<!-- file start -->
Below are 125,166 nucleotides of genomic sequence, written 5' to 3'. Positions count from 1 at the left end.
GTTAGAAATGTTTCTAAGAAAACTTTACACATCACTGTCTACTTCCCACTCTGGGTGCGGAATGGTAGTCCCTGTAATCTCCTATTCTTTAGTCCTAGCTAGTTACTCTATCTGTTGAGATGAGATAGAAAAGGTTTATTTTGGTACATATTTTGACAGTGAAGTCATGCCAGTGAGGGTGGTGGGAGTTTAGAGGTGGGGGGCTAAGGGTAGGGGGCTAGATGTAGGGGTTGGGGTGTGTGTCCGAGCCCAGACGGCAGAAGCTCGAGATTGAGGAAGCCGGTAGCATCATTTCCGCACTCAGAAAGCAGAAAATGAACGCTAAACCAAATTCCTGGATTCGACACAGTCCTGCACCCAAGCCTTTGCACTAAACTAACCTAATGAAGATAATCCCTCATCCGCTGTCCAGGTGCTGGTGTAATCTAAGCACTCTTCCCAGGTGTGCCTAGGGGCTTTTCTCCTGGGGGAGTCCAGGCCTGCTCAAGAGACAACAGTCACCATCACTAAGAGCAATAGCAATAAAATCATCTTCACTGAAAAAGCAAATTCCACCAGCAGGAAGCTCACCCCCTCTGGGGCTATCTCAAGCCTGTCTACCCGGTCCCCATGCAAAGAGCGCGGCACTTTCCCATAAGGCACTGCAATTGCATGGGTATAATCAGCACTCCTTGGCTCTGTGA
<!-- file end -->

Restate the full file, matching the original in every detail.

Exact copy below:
Below are 125,166 nucleotides of genomic sequence, written 5' to 3'. Positions count from 1 at the left end.
GTTAGAAATGTTTCTAAGAAAACTTTACACATCACTGTCTACTTCCCACTCTGGGTGCGGAATGGTAGTCCCTGTAATCTCCTATTCTTTAGTCCTAGCTAGTTACTCTATCTGTTGAGATGAGATAGAAAAGGTTTATTTTGGTACATATTTTGACAGTGAAGTCATGCCAGTGAGGGTGGTGGGAGTTTAGAGGTGGGGGGCTAAGGGTAGGGGGCTAGATGTAGGGGTTGGGGTGTGTGTCCGAGCCCAGACGGCAGAAGCTCGAGATTGAGGAAGCCGGTAGCATCATTTCCGCACTCAGAAAGCAGAAAATGAACGCTAAACCAAATTCCTGGATTCGACACAGTCCTGCACCCAAGCCTTTGCACTAAACTAACCTAATGAAGATAATCCCTCATCCGCTGTCCAGGTGCTGGTGTAATCTAAGCACTCTTCCCAGGTGTGCCTAGGGGCTTTTCTCCTGGGGGAGTCCAGGCCTGCTCAAGAGACAACAGTCACCATCACTAAGAGCAATAGCAATAAAATCATCTTCACTGAAAAAGCAAATTCCACCAGCAGGAAGCTCACCCCCTCTGGGGCTATCTCAAGCCTGTCTACCCGGTCCCCATGCAAAGAGCGCGGCACTTTCCCATAAGGCACTGCAATTGCATGGGTATAATCAGCACTCCTTGGCTCTGTGA